Curbing the Courts: The Constitution and the Limits of Judicial Power

Gary L. McDowell, University of Richmond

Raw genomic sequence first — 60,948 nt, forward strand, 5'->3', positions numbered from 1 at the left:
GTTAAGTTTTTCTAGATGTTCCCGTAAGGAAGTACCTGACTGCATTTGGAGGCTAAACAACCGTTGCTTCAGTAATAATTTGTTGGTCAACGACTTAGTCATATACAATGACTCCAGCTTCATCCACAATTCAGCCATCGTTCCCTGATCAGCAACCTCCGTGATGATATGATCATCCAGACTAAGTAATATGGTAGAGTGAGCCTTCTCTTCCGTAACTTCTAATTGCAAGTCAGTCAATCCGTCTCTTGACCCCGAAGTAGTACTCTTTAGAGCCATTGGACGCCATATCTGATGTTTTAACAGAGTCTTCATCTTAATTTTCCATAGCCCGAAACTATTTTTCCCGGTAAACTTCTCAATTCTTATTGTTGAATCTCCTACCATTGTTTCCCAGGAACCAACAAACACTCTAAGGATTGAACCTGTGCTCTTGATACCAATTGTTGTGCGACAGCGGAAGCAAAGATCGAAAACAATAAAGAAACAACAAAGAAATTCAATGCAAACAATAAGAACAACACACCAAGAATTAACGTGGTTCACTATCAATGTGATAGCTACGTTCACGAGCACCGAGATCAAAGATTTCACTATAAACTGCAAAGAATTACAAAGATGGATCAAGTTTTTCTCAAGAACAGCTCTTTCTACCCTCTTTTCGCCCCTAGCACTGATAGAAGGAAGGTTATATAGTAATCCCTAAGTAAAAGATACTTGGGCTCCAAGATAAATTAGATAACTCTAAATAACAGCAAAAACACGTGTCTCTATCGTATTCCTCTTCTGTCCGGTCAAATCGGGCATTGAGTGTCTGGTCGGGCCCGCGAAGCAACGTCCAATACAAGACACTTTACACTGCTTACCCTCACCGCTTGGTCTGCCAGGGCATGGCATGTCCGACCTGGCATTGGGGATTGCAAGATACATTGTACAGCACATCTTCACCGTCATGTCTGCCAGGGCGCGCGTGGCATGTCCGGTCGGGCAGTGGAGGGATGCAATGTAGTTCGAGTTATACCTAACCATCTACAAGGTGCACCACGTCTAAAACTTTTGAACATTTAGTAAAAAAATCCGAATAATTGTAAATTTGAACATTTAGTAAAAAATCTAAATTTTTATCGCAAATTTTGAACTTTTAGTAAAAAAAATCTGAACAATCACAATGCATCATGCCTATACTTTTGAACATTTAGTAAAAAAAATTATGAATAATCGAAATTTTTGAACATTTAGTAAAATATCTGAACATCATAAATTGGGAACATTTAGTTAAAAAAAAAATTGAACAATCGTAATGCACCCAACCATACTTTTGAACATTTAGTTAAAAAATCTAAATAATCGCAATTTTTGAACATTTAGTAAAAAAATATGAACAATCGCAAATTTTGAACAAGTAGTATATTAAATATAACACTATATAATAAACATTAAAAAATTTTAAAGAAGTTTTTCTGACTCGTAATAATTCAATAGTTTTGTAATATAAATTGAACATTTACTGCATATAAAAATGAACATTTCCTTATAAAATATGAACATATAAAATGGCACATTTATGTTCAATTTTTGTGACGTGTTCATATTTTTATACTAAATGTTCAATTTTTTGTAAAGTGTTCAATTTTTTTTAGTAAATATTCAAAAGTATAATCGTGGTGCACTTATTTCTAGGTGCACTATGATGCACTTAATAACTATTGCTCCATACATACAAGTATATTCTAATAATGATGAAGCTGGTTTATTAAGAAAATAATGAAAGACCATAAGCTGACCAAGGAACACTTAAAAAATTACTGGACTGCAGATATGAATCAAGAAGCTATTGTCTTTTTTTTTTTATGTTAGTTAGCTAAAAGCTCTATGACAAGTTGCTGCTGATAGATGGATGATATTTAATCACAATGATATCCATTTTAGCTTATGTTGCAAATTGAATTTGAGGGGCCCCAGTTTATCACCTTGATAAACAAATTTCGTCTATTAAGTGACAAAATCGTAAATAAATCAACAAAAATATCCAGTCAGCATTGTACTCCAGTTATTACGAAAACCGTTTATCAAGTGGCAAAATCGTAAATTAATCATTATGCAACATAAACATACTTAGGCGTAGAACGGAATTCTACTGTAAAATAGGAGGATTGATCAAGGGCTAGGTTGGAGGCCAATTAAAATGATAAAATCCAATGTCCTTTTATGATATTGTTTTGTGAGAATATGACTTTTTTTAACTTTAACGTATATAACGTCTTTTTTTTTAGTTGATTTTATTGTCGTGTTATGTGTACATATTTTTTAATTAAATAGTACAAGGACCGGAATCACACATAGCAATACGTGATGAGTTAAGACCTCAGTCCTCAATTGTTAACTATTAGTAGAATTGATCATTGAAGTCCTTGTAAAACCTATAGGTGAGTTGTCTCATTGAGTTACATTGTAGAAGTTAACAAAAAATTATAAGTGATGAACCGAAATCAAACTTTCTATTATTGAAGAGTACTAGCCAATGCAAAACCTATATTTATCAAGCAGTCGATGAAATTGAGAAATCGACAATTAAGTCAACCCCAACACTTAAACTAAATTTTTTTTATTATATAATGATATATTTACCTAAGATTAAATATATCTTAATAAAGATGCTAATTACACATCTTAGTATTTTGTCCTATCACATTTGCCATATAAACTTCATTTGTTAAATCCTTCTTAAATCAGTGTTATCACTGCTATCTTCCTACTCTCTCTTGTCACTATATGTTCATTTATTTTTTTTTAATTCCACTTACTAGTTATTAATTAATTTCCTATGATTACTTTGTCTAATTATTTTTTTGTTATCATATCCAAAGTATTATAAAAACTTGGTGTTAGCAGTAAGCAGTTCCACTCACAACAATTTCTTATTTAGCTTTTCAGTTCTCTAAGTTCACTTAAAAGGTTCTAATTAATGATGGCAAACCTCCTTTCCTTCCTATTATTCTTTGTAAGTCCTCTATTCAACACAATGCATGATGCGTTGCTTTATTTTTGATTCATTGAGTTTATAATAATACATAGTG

This book is an effort to point toward an old but largely ignored way by which judicial power may be effectively curbed within the prudent guidelines provided by the Constitution itself. Article III of the Constitution provides that judicial power is subject not only to any exceptions Congress may see fit to make to appellate jurisdiction, but also to "such Regulations as the Congress shall make." While many critics of judicial activism have approached the problem from the perspective of carving out politically dramatic jurisdictional exceptions, few have looked to the power of Congress to regulate the procedures of the judicial process. However, the most effective way to curb the courts is through the various procedural arrangements that serve to guide and hem in the exercise of substantive judicial power.